The internet and social media can have a very positive impact on young people’s lives. For many young people it reduces isolation, increases connection, is an outlet for creativity, and can have a positive impact on mental health and wellbeing. On the flip side however, learning to navigate the online world can be challenging and it’s important that young people have the information, education and support they need to navigate the internet safely and independently, and care for their mental health and wellbeing at the same time.
The Australian ReachOut organisation was established in 1997 by Jack Heath to harness the potential of the internet and provide the world’s first online mental health service for young people.
ReachOut believes that all young people deserve to feel safe online which is why they provide young people, parents and carers, and schools with the tools and information needed to navigate social media platforms in ways that promote safety, connection and wellbeing.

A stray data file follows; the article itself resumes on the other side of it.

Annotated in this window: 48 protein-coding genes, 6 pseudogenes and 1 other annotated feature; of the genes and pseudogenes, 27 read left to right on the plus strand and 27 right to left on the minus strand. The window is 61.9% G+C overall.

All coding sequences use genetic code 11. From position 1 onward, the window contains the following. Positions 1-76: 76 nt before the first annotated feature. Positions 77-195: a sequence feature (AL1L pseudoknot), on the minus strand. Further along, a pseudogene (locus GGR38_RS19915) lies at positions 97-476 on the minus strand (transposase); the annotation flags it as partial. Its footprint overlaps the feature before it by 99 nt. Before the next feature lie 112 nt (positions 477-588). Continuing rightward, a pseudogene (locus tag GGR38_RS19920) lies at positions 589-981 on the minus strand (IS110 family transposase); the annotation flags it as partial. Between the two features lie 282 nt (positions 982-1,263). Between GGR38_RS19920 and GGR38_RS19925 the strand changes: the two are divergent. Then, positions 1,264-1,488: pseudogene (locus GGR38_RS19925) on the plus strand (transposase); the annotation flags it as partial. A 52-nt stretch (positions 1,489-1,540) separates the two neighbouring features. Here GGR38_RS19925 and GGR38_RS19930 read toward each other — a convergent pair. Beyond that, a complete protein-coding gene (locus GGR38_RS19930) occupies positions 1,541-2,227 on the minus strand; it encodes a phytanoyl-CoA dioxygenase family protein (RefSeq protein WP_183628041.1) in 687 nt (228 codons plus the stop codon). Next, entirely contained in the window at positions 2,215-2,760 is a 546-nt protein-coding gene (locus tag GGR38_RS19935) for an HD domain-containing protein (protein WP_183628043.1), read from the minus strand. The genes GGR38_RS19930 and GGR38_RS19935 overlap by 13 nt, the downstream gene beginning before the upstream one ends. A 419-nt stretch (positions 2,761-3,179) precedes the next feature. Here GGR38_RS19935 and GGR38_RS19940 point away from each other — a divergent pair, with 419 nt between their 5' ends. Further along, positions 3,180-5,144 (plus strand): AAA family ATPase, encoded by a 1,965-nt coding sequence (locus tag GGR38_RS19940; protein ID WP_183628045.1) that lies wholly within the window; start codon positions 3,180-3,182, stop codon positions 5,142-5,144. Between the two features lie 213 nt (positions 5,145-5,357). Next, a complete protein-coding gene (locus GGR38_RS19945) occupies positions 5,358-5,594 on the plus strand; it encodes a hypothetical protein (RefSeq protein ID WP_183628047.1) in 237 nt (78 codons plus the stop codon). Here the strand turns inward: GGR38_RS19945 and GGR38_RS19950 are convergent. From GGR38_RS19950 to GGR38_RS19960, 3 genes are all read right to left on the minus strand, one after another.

In Australia, teens spend 14.4 hours online each week and studies have found that 9 in 10 teens engage in at least one type of positive online behaviour such as posting positive comments, being inclusive and supporting friends.
Conversely however, social media can be harmful to young people’s mental health and wellbeing with negative behaviours or experiences online including bullying, exposure to body image and self-harm content, unwanted contact from strangers, receiving inappropriate material, reputational damage and others.
In 2020, the Australian Institute of Health and Welfare found that 44 per cent of young people aged 12–17 had at least one negative online experience in the last 6 months. In addition to this, when asked about their experiences online, 90 per cent of young people reported being a victim of bad behaviour online at some point, with nearly 60 per cent reporting emotional or psychological impacts associated with encountering risks online.
If you are a parent and you want to learn how you can keep you child safe from online harm, please visit ReachOut for hints, tips, and tools: https://parents.au.reachout.com/
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